The analysis is broken down into several sections. The first is Health, in which it describes how your genetics affects your probability of developing certain diseases or reacting to certain drugs.
|These are just the top 3 items in each category; the actual listing shows my comparative risk for over 100 diseases and conditions.|
You can click on any item to get a page of information. Some of it is very technical and would only make sense to someone who's studied genetic profiling, but the key points are all well-summarized with graphics.
|I'm more likely than most to develop arthritis. But then, I knew that already.|
It also offers a whole section on what your genetics suggests about how you're put together: your most probable eye color, your hair texture, your probable blood type, whether your muscles are better suited to sprints or endurance, even whether you're genetically disposed to eat more or less.
|(Oh well, it's genetic. Guess there's no fighting it. Pass the doughnuts!)|
The next section talks about your ancestry. It even provides a nice map that shows you where your ancestors most likely lived, approximately 500 years ago.
|This is my maternal ancestry. Lacking a Y chromosome, they can't definitively trace the paternal line.|
It even breaks down the location tags by specific chromosome for you.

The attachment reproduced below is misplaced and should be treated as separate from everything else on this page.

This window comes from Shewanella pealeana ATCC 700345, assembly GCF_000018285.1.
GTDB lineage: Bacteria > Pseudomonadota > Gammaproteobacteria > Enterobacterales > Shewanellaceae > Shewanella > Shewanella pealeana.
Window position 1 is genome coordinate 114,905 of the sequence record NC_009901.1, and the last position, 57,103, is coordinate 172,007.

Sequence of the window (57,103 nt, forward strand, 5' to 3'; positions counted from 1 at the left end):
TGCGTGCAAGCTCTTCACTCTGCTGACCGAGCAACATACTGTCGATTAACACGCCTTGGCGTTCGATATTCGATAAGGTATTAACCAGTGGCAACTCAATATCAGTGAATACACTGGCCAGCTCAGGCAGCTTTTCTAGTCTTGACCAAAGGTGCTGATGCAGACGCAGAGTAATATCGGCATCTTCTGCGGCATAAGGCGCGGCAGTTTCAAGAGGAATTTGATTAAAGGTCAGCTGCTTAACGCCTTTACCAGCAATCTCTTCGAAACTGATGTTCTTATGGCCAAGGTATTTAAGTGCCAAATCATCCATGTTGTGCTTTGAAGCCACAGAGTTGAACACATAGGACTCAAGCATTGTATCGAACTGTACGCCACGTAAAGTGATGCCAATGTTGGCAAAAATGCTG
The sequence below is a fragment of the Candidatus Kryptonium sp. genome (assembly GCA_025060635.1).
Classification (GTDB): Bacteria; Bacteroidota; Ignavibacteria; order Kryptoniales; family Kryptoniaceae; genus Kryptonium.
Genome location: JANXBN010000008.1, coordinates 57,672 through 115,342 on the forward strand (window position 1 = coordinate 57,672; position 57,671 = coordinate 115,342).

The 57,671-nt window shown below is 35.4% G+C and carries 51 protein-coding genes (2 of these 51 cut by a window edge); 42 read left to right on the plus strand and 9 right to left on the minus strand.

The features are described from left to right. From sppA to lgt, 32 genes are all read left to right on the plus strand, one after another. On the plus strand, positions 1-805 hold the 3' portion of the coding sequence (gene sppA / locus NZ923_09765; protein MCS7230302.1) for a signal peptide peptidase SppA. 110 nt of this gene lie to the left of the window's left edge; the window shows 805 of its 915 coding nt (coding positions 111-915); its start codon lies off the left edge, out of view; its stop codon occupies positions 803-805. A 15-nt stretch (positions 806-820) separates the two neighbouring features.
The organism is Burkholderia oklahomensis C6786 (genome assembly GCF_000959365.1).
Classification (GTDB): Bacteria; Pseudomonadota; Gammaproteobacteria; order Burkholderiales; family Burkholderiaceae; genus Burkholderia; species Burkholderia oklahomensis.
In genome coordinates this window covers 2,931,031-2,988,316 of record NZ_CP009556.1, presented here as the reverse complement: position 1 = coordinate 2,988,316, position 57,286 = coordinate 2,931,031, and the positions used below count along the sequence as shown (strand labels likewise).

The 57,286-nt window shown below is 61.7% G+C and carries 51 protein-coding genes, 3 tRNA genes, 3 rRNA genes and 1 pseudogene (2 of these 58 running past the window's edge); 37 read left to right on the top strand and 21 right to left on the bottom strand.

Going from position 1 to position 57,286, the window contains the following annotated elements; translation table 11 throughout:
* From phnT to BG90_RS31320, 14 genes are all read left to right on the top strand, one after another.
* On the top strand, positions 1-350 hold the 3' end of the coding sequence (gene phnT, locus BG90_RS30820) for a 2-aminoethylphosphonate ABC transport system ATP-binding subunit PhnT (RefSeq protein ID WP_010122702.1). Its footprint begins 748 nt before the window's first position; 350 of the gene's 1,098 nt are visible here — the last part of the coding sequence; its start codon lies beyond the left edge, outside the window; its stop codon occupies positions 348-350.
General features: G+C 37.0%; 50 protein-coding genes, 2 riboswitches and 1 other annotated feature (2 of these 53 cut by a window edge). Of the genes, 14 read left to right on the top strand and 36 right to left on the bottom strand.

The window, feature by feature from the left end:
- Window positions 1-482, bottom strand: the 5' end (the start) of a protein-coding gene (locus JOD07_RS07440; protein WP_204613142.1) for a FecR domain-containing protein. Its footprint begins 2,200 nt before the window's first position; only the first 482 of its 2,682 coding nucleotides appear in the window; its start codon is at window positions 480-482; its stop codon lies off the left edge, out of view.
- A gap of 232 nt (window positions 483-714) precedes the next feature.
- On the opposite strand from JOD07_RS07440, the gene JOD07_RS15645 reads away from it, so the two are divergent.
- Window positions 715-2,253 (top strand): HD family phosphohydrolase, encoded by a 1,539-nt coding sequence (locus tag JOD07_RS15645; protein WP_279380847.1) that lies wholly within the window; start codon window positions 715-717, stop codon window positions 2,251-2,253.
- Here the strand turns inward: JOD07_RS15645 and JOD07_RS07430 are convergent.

|What we already knew: I am very, very white.|
For instance, I'd always heard that my grandfather's grandmother was Cherokee -- if you'd seen him, you'd know there was definitely some variety of Native American blood in there... but genetically speaking, I'm probably at least 5 generations away from any Native Americans. So maybe it was Grandad's great-grandmother, instead? Or, given that I'm fair and blue-eyed compared to my parents' and brother's dark hair and brown eyes, it's possible that I just received a combination of chromosomes that simply don't contain those Native American markers. (I'd love to see my brother's results, just for comparison.)
And the final cool thing that the site does is compare you to other people in their database and offer up the possibility that you might be related to some of them, as far out as 5th cousins.
You can fill in your profile with things like family names and locations your family has lived to try to help narrow the search, and the site will forward messages for you if you want to try to contact any of them.
You can fill in surveys to participate in research, too, which is both fun and makes me feel like a good citizen of the scientific community.
Nifty stuff! Cool present, Matt!